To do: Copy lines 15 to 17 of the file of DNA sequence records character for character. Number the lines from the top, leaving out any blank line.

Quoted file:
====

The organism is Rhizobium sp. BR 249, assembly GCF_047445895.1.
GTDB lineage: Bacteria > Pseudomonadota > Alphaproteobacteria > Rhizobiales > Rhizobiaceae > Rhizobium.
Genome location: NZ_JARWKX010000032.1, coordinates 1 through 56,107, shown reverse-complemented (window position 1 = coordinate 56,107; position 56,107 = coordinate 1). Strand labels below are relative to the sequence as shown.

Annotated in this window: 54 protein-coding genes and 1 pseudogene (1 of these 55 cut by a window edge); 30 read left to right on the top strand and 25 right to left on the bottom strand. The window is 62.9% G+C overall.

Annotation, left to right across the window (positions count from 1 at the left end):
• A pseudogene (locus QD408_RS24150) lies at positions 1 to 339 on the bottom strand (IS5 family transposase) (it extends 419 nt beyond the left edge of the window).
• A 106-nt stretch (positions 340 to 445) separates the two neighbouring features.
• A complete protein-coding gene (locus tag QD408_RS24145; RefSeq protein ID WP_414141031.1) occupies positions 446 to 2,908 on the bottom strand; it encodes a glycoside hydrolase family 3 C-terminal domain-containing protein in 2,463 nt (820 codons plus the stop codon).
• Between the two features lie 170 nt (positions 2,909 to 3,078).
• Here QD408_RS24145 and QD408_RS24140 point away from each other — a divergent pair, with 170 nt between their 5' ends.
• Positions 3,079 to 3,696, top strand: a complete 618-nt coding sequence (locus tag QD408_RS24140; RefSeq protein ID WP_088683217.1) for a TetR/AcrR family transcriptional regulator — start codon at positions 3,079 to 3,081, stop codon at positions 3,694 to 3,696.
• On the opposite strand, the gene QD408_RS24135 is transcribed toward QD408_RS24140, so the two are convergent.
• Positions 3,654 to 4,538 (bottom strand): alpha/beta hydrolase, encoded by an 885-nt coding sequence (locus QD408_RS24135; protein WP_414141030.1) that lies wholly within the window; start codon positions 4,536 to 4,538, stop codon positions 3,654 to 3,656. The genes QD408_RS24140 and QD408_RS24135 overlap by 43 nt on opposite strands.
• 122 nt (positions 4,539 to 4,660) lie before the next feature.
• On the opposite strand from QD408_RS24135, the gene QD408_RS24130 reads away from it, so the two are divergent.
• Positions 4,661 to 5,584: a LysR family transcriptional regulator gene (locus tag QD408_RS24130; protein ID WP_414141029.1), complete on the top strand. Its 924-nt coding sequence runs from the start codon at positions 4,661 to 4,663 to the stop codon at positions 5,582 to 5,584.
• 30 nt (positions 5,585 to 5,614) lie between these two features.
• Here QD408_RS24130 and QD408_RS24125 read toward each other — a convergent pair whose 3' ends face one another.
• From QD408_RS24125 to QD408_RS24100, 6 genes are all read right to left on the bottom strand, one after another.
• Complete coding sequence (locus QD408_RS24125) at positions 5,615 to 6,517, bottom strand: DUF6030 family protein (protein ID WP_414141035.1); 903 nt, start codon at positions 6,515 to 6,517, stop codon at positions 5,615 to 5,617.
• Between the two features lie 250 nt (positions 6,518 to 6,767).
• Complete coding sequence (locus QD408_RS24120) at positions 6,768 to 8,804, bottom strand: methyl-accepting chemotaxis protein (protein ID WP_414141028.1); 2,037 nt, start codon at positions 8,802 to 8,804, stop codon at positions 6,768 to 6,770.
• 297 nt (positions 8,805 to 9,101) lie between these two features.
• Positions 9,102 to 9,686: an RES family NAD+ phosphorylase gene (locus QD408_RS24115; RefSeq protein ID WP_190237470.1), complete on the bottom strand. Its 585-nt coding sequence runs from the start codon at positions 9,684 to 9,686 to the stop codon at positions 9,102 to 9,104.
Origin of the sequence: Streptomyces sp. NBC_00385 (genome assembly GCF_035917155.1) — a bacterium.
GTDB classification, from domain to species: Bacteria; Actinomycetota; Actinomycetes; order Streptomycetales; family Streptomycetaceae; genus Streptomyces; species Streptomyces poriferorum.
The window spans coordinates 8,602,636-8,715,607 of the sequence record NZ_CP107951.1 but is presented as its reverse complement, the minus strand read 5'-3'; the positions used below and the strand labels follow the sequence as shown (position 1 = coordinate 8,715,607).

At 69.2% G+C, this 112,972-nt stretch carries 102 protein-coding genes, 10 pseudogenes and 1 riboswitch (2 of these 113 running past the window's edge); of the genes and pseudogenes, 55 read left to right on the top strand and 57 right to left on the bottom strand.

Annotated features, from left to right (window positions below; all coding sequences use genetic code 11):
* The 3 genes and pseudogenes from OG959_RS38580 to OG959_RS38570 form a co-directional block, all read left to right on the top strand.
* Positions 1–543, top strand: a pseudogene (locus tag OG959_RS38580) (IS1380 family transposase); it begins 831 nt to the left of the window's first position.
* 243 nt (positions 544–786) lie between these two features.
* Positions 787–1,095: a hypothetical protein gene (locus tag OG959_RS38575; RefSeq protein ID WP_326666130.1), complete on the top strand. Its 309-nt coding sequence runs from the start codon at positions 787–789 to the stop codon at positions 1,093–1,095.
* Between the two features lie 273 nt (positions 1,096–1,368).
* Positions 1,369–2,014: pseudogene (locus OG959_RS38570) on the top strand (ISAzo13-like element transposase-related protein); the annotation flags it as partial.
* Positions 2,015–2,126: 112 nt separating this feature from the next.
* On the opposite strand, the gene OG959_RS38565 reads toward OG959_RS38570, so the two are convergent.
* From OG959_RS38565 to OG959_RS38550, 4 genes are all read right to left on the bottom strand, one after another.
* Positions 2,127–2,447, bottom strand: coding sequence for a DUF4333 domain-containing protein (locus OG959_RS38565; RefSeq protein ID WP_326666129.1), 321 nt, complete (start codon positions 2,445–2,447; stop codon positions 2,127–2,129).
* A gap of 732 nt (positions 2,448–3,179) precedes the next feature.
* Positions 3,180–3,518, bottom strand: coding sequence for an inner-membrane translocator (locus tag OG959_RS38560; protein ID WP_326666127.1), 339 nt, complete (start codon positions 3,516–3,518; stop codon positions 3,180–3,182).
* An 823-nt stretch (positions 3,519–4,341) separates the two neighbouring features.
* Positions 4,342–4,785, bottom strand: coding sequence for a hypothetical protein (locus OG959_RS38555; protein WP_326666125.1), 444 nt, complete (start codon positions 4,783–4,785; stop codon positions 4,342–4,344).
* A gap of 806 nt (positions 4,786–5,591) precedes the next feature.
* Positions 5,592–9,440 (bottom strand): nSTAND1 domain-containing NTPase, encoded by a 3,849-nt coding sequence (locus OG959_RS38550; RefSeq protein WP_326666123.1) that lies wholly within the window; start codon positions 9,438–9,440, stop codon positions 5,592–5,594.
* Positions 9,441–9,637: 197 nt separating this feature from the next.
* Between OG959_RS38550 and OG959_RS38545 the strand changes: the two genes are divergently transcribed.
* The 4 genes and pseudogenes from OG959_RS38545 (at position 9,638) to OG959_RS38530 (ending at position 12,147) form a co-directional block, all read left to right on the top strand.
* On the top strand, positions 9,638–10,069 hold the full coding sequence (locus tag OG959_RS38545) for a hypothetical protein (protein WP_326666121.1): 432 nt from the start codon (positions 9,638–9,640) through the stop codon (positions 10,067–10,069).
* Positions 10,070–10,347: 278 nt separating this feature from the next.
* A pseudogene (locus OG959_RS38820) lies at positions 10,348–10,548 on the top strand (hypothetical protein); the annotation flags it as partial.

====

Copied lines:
• On the opposite strand from QD408_RS24135, the gene QD408_RS24130 reads away from it, so the two are divergent.
• Positions 4,661 to 5,584: a LysR family transcriptional regulator gene (locus tag QD408_RS24130; protein ID WP_414141029.1), complete on the top strand. Its 924-nt coding sequence runs from the start codon at positions 4,661 to 4,663 to the stop codon at positions 5,582 to 5,584.
• 30 nt (positions 5,585 to 5,614) lie between these two features.